Most Cambodians consider themselves to be Khmers, descendants of the Angkor Empire that extended over much of Southeast Asia. The King placed the country under French protection in 1863. Cambodia became part of French Indochina in 1887. Following Japanese occupation in World War II, Cambodia gained full independence from France in 1953. In April 1975, after a five-year struggle Communist Khmer Rouge forces captured Phnom Penh and evacuated all cities and towns. At least 2 million Cambodians died from brutal execution, forced hardships, or starvation during the Khmer Rouge regime under Pol Pot, the ruler of the Khmer Rouge.
A December 1978 Vietnamese invasion drove the Khmer Rouge into the countryside, began a 10-year Vietnamese occupation, and touched off almost 13 years of civil war. The 1991 Paris Peace Accords mandated democratic elections and a ceasefire, which was not fully respected by the Khmer Rouge. UN-sponsored elections in 1993 helped restore some stability under a coalition government.
The remaining members of the Khmer Rouge surrendered in early 1999. And some of the remaining leaders are still awaiting trial by a UN-sponsored tribunal for crimes against humanity. Elections in July 2003 were relatively peaceful, but it took one year of negotiations between contending political parties before a coalition government was formed. Nation-wide local elections are scheduled for 2007 and national elections for 2008.
Life expectancy at birth: (2005 est.)
Age structure: (2005 est.)
HIV/AIDS - people living with HIV/AIDS:
GNP per capita: (2004 est.)
There is no specific program in Plan Cambodia on this issue however they are trying to partner with a local NGO (non-government organization) so they can get more involved. Plan used to work with AFESIP (Acting for Women in Distressing Situations) but ended the partnership when they felt that it was not the best match for them. They are meeting with other local NGO’s and have expressed interest in another NGO called LICADHO. (see below)
As you can only imagine, child trafficking is an extremely sensitive issue. It involves all layers of corruption as well as the stigma around the issue and that is very hard to forget. Families are shamed after their daughters are trafficked. Sometime the whole village is shamed. Then there is the issue of how the actual “trafficking” happens. Sometimes it may be the innocence of a girl who takes a “short-term” labor job outside of the country only to be traded in as a sex slave never knowing if and when she will be able to go home. Sadly it can also be the parent or a close friend that “sends” the girl to this job for a payment. Government officials in Cambodia violate the law many times making it hard to know whom to truly trust.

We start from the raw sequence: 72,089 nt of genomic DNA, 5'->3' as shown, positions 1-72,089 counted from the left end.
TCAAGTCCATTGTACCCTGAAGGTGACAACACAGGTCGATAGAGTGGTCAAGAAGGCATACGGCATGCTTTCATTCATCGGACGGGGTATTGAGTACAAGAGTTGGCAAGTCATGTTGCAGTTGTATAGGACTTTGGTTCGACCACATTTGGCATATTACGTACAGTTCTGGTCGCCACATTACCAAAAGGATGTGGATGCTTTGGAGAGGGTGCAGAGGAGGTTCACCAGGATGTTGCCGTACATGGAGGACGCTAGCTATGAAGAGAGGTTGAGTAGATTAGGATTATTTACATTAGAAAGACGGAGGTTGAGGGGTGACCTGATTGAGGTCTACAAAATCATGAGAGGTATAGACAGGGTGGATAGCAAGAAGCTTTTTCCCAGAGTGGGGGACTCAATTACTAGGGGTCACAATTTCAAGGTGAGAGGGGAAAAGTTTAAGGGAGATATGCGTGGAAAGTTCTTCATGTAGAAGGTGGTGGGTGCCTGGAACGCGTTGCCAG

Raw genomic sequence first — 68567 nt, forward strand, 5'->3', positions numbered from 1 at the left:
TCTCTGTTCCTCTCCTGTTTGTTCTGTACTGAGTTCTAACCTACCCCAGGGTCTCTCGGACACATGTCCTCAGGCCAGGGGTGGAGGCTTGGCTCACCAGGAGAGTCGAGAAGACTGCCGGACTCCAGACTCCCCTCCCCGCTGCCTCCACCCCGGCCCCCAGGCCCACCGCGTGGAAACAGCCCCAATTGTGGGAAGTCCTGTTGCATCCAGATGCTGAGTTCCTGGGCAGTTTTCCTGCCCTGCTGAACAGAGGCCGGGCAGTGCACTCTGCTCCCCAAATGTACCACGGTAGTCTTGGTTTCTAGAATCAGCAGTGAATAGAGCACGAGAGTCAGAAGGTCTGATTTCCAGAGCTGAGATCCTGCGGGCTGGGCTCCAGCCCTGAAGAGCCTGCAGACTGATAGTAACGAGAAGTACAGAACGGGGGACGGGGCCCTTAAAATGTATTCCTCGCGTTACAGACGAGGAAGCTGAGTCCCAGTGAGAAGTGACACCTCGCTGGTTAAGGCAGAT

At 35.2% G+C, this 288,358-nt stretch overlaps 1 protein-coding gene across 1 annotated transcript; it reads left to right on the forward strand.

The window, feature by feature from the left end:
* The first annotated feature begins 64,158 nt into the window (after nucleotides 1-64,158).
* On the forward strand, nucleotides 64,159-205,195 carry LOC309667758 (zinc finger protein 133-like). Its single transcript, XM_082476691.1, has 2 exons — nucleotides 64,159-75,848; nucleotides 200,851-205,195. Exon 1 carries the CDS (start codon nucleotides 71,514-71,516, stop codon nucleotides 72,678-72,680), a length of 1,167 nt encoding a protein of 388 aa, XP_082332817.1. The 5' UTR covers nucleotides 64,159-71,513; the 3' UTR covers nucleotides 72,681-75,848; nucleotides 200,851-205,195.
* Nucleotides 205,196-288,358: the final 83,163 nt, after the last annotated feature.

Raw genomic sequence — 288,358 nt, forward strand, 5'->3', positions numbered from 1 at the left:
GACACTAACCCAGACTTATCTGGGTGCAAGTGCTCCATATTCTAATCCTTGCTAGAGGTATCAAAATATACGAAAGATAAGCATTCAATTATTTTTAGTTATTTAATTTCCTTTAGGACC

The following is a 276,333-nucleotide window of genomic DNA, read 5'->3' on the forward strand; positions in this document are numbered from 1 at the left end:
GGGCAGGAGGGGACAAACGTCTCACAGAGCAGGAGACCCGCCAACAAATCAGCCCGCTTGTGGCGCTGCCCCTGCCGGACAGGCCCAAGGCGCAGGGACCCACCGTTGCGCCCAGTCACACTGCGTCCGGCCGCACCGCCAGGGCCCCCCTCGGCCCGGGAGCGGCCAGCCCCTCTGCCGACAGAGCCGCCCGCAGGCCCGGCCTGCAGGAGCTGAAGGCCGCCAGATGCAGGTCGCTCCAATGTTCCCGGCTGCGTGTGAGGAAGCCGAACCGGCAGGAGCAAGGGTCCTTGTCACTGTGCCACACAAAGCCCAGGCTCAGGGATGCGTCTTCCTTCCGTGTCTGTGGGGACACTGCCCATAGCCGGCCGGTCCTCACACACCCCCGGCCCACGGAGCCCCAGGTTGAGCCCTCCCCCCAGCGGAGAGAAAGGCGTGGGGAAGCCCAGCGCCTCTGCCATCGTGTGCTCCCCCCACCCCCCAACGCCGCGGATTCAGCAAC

Prum Thary, Plan Cambodia’s Child Right’s Advisor tells me there are 88,000 women and girls are trafficked to Thailand for commercial exploitation and other purposes. The children are trafficked to all neighboring countries like: Thailand, Vietnam, Malaysia, Singapore and Taiwan. To date there are records that the trafficked children are 30-35% sex workers between 12-17years old. And remember no one really knows how accurate these records are. As I have mentioned the majority of trafficking is under multiple disguises and betrayals. Many brothels are disguised as restaurants or massage parlors. There are stories of brothel owners coming “in disguise” to families and asking the father of the house if his daughter will come work for him to welcome people into the “house”. He will pay her $200-$400 for one year’s work. What ends up happening is that she is not a “welcoming committee” but a sex slave daily to many men under extremely unsafe and unhealthy conditions. She also has no idea if she will ever make it home alive.